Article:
David Foster Wallace shared this story at a commencement speech back in 2005:
There are two young fish swimming along who happen to meet an older fish.
The older fish nods at them and says: ‘Morning boys, how’s the water?’
The two young fish swim on for a bit and then eventually one of them looks over at the other and asks:
‘What the hell is water?’
His lesson was that the most obvious and important truths are often the hardest to see.
Cycling on Echo Lake Road yesterday was like swimming on wheels. The puddles were deep, the rain was thick, and the fog was everywhere. And the rainwater on the roads was dirty: full of mud, leaves and sticks that had blown down in the storm, my sunglasses quickly became a hindrance instead of a help.
But if working outdoors teaches you anything, it’s that water won’t hurt you.
No matter how dirty or cloudy or muddy, bad water can’t harm you unless you drink it.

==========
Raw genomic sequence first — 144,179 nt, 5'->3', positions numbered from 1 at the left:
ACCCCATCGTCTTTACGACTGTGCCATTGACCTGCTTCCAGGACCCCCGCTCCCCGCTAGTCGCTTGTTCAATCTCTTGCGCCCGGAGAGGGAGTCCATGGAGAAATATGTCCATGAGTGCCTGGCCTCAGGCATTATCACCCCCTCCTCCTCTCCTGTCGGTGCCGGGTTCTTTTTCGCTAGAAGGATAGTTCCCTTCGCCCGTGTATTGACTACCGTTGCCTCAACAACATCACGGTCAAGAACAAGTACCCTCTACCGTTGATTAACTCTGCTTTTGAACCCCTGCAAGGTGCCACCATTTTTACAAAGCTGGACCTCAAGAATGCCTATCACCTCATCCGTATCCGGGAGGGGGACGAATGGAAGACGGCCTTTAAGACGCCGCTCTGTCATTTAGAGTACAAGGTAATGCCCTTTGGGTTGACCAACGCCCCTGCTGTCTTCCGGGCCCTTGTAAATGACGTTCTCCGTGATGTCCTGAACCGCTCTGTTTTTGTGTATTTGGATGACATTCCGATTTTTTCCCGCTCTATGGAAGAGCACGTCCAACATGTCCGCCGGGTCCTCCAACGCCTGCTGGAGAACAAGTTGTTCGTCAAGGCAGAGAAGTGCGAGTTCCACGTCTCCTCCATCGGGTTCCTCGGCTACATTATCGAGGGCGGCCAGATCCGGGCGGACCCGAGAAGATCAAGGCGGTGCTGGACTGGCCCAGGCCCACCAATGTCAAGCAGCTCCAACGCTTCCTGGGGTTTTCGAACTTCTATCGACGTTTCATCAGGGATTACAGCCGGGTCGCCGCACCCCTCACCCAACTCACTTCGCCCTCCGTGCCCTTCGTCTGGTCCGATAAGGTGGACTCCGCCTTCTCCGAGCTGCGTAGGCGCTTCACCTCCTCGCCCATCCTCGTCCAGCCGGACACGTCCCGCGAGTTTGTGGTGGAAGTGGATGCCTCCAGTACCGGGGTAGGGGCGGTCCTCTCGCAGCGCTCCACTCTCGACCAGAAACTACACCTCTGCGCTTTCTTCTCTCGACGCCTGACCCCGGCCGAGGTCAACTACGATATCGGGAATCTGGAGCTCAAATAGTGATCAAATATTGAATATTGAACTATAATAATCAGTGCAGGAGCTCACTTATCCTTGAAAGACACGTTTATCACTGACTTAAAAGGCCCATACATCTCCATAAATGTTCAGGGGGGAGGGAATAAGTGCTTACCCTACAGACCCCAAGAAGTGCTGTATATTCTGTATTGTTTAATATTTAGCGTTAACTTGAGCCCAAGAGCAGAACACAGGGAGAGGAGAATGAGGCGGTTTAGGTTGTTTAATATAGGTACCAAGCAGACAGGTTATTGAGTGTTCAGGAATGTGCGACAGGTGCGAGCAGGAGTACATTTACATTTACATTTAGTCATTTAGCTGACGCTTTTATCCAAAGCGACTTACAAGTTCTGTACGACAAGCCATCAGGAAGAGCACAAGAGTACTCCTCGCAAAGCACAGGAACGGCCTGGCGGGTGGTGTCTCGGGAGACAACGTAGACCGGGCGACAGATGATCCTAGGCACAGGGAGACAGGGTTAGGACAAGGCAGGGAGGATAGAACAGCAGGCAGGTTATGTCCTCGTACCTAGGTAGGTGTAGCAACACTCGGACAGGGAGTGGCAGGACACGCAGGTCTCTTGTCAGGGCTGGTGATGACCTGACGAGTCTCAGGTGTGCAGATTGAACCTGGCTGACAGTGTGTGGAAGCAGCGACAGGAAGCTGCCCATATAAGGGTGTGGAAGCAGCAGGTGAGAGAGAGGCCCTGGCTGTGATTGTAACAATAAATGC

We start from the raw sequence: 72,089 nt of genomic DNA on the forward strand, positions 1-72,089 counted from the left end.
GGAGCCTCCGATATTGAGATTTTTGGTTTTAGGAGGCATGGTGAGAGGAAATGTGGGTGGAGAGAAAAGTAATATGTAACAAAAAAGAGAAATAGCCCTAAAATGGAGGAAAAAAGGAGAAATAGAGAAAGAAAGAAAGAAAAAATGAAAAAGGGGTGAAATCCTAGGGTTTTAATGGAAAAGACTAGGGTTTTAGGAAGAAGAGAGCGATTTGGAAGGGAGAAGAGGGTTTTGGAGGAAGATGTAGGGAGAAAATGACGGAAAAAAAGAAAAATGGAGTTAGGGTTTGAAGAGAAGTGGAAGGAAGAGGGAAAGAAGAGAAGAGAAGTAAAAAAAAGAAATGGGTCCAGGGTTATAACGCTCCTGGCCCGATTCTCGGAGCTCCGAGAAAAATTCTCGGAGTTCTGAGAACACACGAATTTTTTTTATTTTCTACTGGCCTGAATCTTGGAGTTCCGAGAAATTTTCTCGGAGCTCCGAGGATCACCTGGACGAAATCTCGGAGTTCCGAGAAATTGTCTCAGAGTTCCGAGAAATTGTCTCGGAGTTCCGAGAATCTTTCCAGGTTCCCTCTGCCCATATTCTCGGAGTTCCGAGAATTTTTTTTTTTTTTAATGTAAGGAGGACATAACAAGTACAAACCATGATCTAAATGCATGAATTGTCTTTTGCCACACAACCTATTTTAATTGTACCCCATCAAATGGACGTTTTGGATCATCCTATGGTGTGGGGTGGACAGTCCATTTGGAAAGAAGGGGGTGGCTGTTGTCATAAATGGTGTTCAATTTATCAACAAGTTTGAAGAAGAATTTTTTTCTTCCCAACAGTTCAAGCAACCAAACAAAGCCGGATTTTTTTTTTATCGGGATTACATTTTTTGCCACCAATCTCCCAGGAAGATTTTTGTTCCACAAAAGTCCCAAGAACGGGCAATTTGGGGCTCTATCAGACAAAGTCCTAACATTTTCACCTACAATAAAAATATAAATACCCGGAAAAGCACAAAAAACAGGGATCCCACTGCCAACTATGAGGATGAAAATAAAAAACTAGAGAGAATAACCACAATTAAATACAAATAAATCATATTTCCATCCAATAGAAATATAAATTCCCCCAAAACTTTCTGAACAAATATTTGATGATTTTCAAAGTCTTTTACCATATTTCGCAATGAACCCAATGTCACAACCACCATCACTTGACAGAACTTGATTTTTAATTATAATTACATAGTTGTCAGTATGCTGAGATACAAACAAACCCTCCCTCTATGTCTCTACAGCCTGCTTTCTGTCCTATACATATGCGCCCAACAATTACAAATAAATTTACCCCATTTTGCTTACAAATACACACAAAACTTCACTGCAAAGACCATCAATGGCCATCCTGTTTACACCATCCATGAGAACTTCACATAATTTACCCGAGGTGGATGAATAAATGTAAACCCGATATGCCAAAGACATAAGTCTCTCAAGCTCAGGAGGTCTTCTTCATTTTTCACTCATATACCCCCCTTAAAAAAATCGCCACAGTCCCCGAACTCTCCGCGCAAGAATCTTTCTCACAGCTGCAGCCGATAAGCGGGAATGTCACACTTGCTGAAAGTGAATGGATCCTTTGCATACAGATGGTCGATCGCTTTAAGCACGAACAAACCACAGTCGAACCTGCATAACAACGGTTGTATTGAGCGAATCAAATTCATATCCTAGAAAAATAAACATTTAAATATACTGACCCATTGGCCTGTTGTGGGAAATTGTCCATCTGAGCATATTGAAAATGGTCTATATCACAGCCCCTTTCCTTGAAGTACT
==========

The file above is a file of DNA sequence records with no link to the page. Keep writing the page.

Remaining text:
While I rode, I was drinking water from my bottle. The outside of the bottle was filthy. But the water inside was clear. It came from my tap; it had been filtered at least three times before I drank it. It tasted good. It kept me going.
The water on the outside doesn’t matter. But the water you allow inside matters more than anything else.
Mark 7:15 says “There is nothing outside of a man that enters into him that can defile him, but the thing that proceeds from him, that is what defiles the man.”
Bad water can’t get in unless you let it in. We’re all swimming in gunk all of the time, and don’t really see it. More than ever, we’re immersed in dirt and mud. There’s less clarity in life than there’s ever been.
But still, we choose what to allow inside. And it’s what we allow inside that matters.